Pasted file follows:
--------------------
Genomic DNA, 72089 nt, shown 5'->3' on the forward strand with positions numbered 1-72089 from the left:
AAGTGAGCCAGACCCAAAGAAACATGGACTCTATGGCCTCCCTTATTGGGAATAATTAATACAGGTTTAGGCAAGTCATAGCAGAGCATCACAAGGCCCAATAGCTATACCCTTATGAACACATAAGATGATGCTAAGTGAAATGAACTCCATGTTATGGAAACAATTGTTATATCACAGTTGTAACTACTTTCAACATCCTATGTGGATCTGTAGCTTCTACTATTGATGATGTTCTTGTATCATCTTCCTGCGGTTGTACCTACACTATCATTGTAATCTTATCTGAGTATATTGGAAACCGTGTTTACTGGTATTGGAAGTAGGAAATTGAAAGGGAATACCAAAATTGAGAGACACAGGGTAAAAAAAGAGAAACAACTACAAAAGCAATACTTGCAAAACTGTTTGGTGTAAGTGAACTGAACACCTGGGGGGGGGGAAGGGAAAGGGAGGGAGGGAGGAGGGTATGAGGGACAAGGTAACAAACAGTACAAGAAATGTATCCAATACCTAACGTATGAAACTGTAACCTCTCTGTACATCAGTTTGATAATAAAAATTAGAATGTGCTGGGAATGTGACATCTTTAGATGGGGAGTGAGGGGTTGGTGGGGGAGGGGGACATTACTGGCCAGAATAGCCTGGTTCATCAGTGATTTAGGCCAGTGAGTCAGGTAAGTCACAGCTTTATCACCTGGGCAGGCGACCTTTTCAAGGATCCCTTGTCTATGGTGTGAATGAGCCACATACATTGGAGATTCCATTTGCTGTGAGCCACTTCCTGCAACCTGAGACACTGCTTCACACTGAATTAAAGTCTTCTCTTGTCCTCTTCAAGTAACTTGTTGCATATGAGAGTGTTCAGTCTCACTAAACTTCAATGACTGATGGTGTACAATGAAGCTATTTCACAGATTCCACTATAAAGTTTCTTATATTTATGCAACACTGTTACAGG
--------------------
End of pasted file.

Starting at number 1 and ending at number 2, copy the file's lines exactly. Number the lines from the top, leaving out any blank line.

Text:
Genomic DNA, 72089 nt, shown 5'->3' on the forward strand with positions numbered 1-72089 from the left:
AAGTGAGCCAGACCCAAAGAAACATGGACTCTATGGCCTCCCTTATTGGGAATAATTAATACAGGTTTAGGCAAGTCATAGCAGAGCATCACAAGGCCCAATAGCTATACCCTTATGAACACATAAGATGATGCTAAGTGAAATGAACTCCATGTTATGGAAACAATTGTTATATCACAGTTGTAACTACTTTCAACATCCTATGTGGATCTGTAGCTTCTACTATTGATGATGTTCTTGTATCATCTTCCTGCGGTTGTACCTACACTATCATTGTAATCTTATCTGAGTATATTGGAAACCGTGTTTACTGGTATTGGAAGTAGGAAATTGAAAGGGAATACCAAAATTGAGAGACACAGGGTAAAAAAAGAGAAACAACTACAAAAGCAATACTTGCAAAACTGTTTGGTGTAAGTGAACTGAACACCTGGGGGGGGGGAAGGGAAAGGGAGGGAGGGAGGAGGGTATGAGGGACAAGGTAACAAACAGTACAAGAAATGTATCCAATACCTAACGTATGAAACTGTAACCTCTCTGTACATCAGTTTGATAATAAAAATTAGAATGTGCTGGGAATGTGACATCTTTAGATGGGGAGTGAGGGGTTGGTGGGGGAGGGGGACATTACTGGCCAGAATAGCCTGGTTCATCAGTGATTTAGGCCAGTGAGTCAGGTAAGTCACAGCTTTATCACCTGGGCAGGCGACCTTTTCAAGGATCCCTTGTCTATGGTGTGAATGAGCCACATACATTGGAGATTCCATTTGCTGTGAGCCACTTCCTGCAACCTGAGACACTGCTTCACACTGAATTAAAGTCTTCTCTTGTCCTCTTCAAGTAACTTGTTGCATATGAGAGTGTTCAGTCTCACTAAACTTCAATGACTGATGGTGTACAATGAAGCTATTTCACAGATTCCACTATAAAGTTTCTTATATTTATGCAACACTGTTACAGG